It's all too easy to make C-level executives appear the villains - but far from demonising CEOs and forcing them into retirement, we should be encouraging and motivating them to stay in our businesses.
Last year, the world watched as Arab nations fought against tyrannical leaders.
Fast forward a year and watch as the ‘Arab Spring’ is being repeated: this time, in and around large company board rooms. As we read on Real Business last week, the CEO position is more fragile than ever.
The first target was Stephen Hester, the man who reduced The Royal Bank of Scotland's balance sheet by a staggering £600 billion. Bob Diamond followed, despite successfully running a business against the backdrop of the global financial crisis without Government bailout. Today it's rare to find a FTSE 100 CEO untouched by his/her puppeteers: we're in the age of the shareholder mutiny.
It’s all too easy to make business leaders appear the villains; the scapegoat in the boardroom. But when the mob are storming a corporate HQ with placards held high, they do so from a position of ignorance.
C-level executives are a rare breed. The skills required, particularly at FTSE 100 level, are unlike those needed for any other role out there. CEOs work tirelessly in the interests of their shareholders and derive great value for them. Indeed, businesses within the FTSE 100 account for circa 90 per cent of the market capitalisation of the London Stock Exchange. They are big companies, and they need big leaders. Far from demonising CEOs and forcing them into retirement, we should thus be encouraging and motivating them to stay within our companies.
Our industry thrives on executive churn. From a selfish perspective, the ‘shareholder spring’ is good for our balance sheets. But this does not blinker us to the big picture: treating business leaders as Arab dictators is not good for business, confidence, the economy or, ultimately, the country.
Two of our current processes are replacing C-level executives directly forced out through a shareholder revolt. Neither of them have posted a financial loss nor missed city expectations. They have not even seen an abnormal drop in share prices over the last two years (obsessing about shareholder value being the usual tool of media corporate hatred).
Perhaps more worrying still are those individuals who have left their posts because they’ve simply ‘had enough’. CEOs of large public businesses typically don’t need to work. They have slaved very hard for decades, been well remunerated along the way and, after a couple of years steering the ship, have a net worth guaranteeing a lifetime of financial stability. They perform the job because they want to. Take away that enjoyment and replace it with a fight against the attitude of the shareholders, media and politicians, and it's hardly surprising that they would call it a day.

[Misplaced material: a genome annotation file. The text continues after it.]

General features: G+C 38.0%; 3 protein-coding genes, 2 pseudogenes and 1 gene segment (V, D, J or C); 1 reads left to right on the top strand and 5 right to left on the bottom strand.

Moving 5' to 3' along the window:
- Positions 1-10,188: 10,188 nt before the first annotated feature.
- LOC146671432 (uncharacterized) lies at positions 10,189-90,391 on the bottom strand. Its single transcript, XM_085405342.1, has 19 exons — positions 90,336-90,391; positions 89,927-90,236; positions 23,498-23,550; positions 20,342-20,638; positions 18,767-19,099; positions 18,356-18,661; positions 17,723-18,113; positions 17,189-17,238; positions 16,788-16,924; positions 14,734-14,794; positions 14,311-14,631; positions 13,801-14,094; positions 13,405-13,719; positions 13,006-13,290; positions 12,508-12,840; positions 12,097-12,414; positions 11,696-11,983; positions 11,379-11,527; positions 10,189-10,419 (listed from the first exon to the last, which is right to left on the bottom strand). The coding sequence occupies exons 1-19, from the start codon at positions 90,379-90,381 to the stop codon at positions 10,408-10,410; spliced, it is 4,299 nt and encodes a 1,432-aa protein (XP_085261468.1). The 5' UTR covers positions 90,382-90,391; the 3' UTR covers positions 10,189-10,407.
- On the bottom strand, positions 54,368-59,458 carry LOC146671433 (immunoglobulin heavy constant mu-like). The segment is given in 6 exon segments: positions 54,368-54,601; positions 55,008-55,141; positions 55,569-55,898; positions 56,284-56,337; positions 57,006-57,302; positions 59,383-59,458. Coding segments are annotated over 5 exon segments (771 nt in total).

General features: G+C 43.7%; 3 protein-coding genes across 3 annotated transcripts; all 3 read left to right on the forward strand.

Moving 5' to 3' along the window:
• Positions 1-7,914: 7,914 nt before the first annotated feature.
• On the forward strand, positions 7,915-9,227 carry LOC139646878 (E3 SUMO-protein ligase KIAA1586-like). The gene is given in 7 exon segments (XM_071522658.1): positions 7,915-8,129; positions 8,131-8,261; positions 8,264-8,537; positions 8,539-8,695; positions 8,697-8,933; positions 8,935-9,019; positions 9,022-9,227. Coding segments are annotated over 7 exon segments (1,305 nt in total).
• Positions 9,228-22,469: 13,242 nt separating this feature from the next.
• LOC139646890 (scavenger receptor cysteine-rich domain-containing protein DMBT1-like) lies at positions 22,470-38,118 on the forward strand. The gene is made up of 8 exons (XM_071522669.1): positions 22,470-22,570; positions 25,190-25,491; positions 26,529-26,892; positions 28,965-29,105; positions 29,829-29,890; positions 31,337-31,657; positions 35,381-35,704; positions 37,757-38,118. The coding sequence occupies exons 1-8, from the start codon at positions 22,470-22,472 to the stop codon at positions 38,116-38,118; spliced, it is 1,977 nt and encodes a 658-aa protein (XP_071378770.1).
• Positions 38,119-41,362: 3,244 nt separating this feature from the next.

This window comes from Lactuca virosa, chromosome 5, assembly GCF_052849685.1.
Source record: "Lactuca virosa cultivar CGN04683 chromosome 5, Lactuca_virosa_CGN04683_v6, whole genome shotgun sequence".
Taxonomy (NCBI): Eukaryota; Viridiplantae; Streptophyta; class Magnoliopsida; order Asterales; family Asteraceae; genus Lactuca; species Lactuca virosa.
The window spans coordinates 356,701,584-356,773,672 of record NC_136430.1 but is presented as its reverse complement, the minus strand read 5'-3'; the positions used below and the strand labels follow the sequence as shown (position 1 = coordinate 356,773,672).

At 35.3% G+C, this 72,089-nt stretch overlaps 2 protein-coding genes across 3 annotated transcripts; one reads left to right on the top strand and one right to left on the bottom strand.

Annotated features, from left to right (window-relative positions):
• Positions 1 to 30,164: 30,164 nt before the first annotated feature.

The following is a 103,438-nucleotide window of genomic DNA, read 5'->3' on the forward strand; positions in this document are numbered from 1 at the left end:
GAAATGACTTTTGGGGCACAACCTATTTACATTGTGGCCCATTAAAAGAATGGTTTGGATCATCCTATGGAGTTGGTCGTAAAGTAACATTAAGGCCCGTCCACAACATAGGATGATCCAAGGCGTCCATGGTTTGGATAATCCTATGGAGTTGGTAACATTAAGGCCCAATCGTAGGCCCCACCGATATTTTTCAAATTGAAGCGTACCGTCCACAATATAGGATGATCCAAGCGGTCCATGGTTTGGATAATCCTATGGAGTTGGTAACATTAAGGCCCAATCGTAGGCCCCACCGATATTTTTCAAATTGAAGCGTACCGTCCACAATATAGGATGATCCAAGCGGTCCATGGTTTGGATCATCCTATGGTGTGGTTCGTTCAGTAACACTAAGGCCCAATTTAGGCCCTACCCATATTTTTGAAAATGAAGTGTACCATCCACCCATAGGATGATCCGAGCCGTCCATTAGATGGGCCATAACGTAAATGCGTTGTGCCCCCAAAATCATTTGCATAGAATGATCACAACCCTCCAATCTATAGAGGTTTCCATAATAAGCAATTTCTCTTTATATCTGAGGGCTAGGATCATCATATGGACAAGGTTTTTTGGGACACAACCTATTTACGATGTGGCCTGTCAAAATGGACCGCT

But this leaves businesses critical to our economy and its continued recovery without leaders. Is that what the shareholders really need to protect their interests?
A worrying trend we’ve noticed is the emigration of public company CEOs to privately backed businesses. In one afternoon alone we spoke to five individuals, who had all grossed over £1m in the previous twelve months, depart public businesses for the same reason: it just isn’t worth it.
Kudos to Sir Martin Sorrell, however, who this week announced that he will take his full pay and stick two fingers up to those who oppose it. The chief executive of WPP now faces a battle against the ‘deeply disturbing’ attitude of his own shareholders, but is determined to weather the storm: “The board's compensation decisions are right because they reward performance, not failure. I thought the object of the exercise was to behave like an entrepreneur, not a bureaucrat.”
If we want our businesses to thrive – and our country to recover from economic depression – we need the best leaders to remain within our companies. To have successful C-level executives who have exceeded all performance metrics looking at their options in order to avoid being ousted by ignorant protestors is unsettling to say the least. The best leaders don’t need ‘us’ as much as ‘we’ need them. They might make the easiest scapegoats, but when CEOs are turned on by shareholders from a position of ignorance and mob mentality, it is they who are the real victims.
Picture via Flickr / steena